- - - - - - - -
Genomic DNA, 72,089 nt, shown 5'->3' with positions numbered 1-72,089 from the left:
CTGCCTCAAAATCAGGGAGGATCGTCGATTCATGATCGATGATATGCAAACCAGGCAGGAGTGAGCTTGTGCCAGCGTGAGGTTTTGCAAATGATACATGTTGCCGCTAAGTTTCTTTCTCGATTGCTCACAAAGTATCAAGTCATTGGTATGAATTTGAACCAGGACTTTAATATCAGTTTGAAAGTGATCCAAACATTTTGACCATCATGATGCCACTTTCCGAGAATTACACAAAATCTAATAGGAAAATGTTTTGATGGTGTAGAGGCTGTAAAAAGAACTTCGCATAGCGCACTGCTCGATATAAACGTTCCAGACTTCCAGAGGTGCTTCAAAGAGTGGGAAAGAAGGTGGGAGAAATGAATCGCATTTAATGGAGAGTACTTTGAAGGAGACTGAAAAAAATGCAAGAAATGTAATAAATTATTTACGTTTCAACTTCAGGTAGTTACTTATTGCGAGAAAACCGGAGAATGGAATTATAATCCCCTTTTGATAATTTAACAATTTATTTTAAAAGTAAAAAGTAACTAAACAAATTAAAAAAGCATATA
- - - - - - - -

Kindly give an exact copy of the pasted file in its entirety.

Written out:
Genomic DNA, 72,089 nt, shown 5'->3' with positions numbered 1-72,089 from the left:
CTGCCTCAAAATCAGGGAGGATCGTCGATTCATGATCGATGATATGCAAACCAGGCAGGAGTGAGCTTGTGCCAGCGTGAGGTTTTGCAAATGATACATGTTGCCGCTAAGTTTCTTTCTCGATTGCTCACAAAGTATCAAGTCATTGGTATGAATTTGAACCAGGACTTTAATATCAGTTTGAAAGTGATCCAAACATTTTGACCATCATGATGCCACTTTCCGAGAATTACACAAAATCTAATAGGAAAATGTTTTGATGGTGTAGAGGCTGTAAAAAGAACTTCGCATAGCGCACTGCTCGATATAAACGTTCCAGACTTCCAGAGGTGCTTCAAAGAGTGGGAAAGAAGGTGGGAGAAATGAATCGCATTTAATGGAGAGTACTTTGAAGGAGACTGAAAAAAATGCAAGAAATGTAATAAATTATTTACGTTTCAACTTCAGGTAGTTACTTATTGCGAGAAAACCGGAGAATGGAATTATAATCCCCTTTTGATAATTTAACAATTTATTTTAAAAGTAAAAAGTAACTAAACAAATTAAAAAAGCATATA